Thanks again everyone!
Added after 6 minutes:
Vdc formula can also be used before adding capacitor , rectifier output( I got that equation from boylestad book -- diode as rectifier )Originally Posted by halls
thanks again halls.. really appreciate it
I had the same question. Why do we seem to have two average values for DC voltages for the same original AC signal (before rectification). Indeed we have Vdc and Vrms ... and they are components of the same signal.Originally Posted by newgirl
V rms is the effective value of the ac signal. V rms works out to (via the sqr root of the mean of the square of the signal function) = V max (or peak) divided by √2. This is for the whole AC signal. A DC voltage of the same value would dissipate as much power on the load (assume: resistor). I.e. 120Vrms = 120Vdc.
However, if we rectify the sinusoid signal we end up with a DC pulse signal (it's no longer an ac signal, but a DC signal with pulse characteristics) that can be interpreted by Fourier Series as having a DC component and several harmonics. We can separate the two. On one hand we have just a DC value and on the other hand we have a ripple. That ripple when looked at by it self is just another sinusoid... and as we know a sinusoid will have an rms value.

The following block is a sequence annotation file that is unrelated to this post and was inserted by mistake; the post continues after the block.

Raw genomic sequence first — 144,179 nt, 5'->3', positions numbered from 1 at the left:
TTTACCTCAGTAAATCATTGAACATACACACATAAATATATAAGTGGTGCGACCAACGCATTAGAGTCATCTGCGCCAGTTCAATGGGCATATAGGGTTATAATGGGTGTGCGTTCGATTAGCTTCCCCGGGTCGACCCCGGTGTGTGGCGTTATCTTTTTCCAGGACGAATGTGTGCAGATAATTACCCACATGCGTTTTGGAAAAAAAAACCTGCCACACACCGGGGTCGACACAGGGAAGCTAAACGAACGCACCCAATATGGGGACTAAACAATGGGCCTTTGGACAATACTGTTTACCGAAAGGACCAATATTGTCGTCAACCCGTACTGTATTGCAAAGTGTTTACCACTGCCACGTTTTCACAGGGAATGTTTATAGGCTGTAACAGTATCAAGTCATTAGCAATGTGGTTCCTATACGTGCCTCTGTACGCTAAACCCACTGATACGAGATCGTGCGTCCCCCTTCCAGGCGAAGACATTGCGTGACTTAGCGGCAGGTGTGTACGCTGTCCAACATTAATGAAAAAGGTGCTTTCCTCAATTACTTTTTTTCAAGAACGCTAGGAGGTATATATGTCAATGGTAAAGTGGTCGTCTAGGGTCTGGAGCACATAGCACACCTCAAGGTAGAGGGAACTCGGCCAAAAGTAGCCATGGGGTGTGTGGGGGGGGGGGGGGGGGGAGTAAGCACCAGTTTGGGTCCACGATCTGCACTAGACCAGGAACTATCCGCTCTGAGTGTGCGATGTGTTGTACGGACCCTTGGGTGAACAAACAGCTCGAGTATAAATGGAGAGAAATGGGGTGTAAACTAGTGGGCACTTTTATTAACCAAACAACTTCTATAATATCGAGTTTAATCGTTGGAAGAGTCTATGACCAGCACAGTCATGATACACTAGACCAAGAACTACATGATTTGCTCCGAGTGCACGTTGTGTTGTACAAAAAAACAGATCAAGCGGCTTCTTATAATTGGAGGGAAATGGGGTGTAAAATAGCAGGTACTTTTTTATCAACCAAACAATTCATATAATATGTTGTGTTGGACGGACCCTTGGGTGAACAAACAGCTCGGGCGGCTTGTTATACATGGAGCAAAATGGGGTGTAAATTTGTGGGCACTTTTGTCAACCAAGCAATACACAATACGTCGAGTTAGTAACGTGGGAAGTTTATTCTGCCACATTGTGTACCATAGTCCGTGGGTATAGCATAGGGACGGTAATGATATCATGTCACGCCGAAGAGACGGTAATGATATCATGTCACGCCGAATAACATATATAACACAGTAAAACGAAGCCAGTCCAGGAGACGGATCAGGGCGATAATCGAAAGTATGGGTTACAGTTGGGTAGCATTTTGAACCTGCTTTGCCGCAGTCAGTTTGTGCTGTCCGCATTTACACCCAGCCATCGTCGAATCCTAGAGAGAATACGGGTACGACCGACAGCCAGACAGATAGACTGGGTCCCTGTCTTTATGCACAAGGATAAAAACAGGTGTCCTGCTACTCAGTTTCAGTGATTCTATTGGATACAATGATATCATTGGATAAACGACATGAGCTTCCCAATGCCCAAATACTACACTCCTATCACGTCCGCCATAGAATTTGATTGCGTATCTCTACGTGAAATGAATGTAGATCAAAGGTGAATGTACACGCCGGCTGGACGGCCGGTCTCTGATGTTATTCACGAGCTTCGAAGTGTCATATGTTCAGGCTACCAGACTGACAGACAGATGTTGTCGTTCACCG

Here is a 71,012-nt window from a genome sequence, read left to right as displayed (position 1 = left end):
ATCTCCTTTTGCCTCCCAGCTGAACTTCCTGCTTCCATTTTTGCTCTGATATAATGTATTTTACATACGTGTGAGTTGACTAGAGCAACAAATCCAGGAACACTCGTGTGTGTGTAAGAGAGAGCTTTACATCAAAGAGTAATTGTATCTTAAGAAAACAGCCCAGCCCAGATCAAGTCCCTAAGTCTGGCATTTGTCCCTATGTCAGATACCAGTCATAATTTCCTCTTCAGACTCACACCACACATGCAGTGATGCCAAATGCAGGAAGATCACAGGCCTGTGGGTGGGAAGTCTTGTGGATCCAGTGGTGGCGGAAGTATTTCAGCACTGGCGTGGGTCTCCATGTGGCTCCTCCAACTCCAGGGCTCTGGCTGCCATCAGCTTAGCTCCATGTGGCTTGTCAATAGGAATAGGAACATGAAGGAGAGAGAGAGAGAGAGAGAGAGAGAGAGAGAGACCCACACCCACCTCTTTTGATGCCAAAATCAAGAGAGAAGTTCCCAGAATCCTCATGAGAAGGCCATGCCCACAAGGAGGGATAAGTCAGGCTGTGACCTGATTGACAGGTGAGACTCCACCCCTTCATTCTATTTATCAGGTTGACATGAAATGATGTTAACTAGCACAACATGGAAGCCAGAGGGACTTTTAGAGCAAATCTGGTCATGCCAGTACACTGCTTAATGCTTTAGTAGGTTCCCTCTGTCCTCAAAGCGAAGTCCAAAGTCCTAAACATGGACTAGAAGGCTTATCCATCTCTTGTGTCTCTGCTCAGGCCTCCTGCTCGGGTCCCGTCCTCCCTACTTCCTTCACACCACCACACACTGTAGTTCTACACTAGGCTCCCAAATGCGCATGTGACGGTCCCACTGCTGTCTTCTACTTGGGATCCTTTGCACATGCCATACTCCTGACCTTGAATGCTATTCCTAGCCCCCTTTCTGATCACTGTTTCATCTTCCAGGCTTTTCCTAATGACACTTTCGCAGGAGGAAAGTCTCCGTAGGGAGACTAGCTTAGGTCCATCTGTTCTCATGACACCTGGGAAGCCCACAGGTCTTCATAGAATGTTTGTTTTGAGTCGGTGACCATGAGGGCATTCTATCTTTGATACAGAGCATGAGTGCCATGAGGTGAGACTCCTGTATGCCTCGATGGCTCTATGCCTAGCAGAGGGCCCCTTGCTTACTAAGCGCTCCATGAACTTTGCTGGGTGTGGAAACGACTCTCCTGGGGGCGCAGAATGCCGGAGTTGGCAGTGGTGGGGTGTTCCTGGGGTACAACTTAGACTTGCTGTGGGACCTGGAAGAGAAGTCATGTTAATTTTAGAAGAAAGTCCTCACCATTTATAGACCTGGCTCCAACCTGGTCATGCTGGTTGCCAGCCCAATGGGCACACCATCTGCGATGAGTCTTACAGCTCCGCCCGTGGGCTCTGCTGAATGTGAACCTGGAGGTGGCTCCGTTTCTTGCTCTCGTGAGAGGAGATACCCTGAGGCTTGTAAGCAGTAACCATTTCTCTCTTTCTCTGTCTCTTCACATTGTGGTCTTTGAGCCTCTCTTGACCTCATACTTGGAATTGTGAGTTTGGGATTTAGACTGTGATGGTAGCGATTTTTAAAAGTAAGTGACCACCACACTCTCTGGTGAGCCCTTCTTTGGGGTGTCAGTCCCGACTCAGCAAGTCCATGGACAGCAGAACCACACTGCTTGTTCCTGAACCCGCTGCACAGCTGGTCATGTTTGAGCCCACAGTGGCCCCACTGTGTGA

The ripple factor RF = Vripple rms / Vdc, where Vripple rms is the equivalent DC component of the ripple voltage, that we must add to the offset DC amount if we're to have an exact DC quantity and the right amount of power transfered.
P = VI where V = Vdc offset + Vrms (of the Vripple that sits on top of the DC offset).
So we have a big DC signal (Vdc) plus a little more DC from the ripple (V rip rms) and when added together will give you the actual Vrms of the original signal.
So V dc (V average) is about 63.6% or (2/pi) of V peak or V max and,
V rms is about 70.7% or (1/√2) of V peak or V max.
Although we're talking no filters here. These percentage values will change slightly depending on what you connect as a filter.